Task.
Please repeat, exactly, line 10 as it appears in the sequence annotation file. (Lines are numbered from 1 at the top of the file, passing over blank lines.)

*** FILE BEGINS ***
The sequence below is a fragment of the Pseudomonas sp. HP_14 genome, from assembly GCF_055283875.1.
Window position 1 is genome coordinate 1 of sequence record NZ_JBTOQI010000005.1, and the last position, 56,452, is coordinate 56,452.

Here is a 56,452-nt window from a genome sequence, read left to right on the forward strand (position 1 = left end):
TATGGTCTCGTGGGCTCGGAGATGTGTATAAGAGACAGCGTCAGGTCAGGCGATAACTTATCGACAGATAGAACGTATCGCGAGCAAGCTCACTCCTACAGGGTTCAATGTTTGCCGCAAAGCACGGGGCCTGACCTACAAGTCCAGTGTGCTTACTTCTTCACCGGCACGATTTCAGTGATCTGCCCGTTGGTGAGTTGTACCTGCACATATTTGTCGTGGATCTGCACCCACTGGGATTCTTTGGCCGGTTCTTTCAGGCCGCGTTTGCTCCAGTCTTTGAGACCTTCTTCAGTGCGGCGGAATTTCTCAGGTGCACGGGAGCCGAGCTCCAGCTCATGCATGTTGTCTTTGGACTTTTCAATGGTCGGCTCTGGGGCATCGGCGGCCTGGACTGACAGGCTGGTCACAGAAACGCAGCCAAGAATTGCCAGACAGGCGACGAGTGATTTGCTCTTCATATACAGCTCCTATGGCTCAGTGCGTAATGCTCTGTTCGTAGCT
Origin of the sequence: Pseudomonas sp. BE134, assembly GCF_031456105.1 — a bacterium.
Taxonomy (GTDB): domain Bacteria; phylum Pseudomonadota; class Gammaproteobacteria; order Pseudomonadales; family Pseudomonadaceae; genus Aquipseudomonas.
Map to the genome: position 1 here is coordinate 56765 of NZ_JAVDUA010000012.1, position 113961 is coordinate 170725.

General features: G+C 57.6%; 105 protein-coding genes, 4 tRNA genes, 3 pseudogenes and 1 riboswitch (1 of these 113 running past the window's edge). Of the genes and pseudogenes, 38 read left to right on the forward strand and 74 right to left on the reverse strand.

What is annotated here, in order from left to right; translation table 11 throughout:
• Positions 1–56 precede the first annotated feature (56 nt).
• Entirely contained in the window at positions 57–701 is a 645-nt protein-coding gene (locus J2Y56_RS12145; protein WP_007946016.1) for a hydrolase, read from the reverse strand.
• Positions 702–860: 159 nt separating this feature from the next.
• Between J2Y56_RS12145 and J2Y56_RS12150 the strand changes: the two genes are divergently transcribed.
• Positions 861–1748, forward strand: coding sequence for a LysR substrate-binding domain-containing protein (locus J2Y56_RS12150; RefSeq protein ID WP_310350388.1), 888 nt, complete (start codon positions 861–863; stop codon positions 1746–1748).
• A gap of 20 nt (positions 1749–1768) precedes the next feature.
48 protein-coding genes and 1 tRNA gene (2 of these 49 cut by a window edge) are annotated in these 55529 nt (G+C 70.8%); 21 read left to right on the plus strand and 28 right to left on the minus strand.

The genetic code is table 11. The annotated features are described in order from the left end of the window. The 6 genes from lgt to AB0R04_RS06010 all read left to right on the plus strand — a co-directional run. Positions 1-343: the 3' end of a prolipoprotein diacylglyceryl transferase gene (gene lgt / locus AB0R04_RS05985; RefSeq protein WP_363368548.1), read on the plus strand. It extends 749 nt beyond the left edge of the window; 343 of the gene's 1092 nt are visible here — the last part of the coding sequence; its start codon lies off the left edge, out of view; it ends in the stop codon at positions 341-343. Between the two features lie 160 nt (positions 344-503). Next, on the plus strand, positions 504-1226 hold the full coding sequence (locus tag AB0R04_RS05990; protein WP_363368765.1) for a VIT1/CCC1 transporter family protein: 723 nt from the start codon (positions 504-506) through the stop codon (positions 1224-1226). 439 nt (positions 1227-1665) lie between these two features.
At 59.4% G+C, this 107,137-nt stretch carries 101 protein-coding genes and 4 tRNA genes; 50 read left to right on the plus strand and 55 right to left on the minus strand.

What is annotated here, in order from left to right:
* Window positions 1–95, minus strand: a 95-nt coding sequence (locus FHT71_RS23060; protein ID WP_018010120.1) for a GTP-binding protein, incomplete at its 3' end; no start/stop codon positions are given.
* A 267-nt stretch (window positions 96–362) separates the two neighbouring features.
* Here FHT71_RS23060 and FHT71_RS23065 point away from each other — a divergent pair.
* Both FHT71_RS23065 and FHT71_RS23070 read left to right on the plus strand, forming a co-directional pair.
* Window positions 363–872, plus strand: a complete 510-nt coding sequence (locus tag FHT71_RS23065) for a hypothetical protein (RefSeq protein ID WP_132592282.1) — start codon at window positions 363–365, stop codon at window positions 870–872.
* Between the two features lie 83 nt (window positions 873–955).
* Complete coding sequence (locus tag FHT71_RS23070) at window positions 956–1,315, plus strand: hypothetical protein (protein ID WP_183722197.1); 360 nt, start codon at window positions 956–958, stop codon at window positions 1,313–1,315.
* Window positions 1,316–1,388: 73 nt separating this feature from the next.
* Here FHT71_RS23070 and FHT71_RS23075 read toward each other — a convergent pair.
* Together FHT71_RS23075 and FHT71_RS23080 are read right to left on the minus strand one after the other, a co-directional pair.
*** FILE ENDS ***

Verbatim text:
• Positions 1–56 precede the first annotated feature (56 nt).